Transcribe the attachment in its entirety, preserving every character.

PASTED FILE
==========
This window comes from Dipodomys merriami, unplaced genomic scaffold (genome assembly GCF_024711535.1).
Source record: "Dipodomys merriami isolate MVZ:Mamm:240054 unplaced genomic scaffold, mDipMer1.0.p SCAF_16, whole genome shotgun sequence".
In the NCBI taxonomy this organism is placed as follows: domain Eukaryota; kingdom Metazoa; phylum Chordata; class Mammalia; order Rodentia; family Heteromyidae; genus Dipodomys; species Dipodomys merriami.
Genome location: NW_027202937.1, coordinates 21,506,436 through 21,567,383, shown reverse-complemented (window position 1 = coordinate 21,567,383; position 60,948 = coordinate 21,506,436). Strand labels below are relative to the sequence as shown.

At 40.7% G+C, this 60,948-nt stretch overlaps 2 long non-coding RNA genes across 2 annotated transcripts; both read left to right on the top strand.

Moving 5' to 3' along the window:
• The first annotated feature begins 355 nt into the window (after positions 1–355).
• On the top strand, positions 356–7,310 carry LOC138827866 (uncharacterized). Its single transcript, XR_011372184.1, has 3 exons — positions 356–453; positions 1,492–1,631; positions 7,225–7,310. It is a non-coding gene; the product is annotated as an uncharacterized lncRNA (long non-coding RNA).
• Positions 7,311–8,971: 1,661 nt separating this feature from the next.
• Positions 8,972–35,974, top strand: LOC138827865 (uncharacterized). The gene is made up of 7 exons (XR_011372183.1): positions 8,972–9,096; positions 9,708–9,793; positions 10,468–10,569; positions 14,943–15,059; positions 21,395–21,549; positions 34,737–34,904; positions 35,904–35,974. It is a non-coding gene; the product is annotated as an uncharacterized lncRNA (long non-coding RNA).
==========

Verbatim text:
This window comes from Dipodomys merriami, unplaced genomic scaffold (genome assembly GCF_024711535.1).
Source record: "Dipodomys merriami isolate MVZ:Mamm:240054 unplaced genomic scaffold, mDipMer1.0.p SCAF_16, whole genome shotgun sequence".
In the NCBI taxonomy this organism is placed as follows: domain Eukaryota; kingdom Metazoa; phylum Chordata; class Mammalia; order Rodentia; family Heteromyidae; genus Dipodomys; species Dipodomys merriami.
Genome location: NW_027202937.1, coordinates 21,506,436 through 21,567,383, shown reverse-complemented (window position 1 = coordinate 21,567,383; position 60,948 = coordinate 21,506,436). Strand labels below are relative to the sequence as shown.

At 40.7% G+C, this 60,948-nt stretch overlaps 2 long non-coding RNA genes across 2 annotated transcripts; both read left to right on the top strand.

Moving 5' to 3' along the window:
• The first annotated feature begins 355 nt into the window (after positions 1–355).
• On the top strand, positions 356–7,310 carry LOC138827866 (uncharacterized). Its single transcript, XR_011372184.1, has 3 exons — positions 356–453; positions 1,492–1,631; positions 7,225–7,310. It is a non-coding gene; the product is annotated as an uncharacterized lncRNA (long non-coding RNA).
• Positions 7,311–8,971: 1,661 nt separating this feature from the next.
• Positions 8,972–35,974, top strand: LOC138827865 (uncharacterized). The gene is made up of 7 exons (XR_011372183.1): positions 8,972–9,096; positions 9,708–9,793; positions 10,468–10,569; positions 14,943–15,059; positions 21,395–21,549; positions 34,737–34,904; positions 35,904–35,974. It is a non-coding gene; the product is annotated as an uncharacterized lncRNA (long non-coding RNA).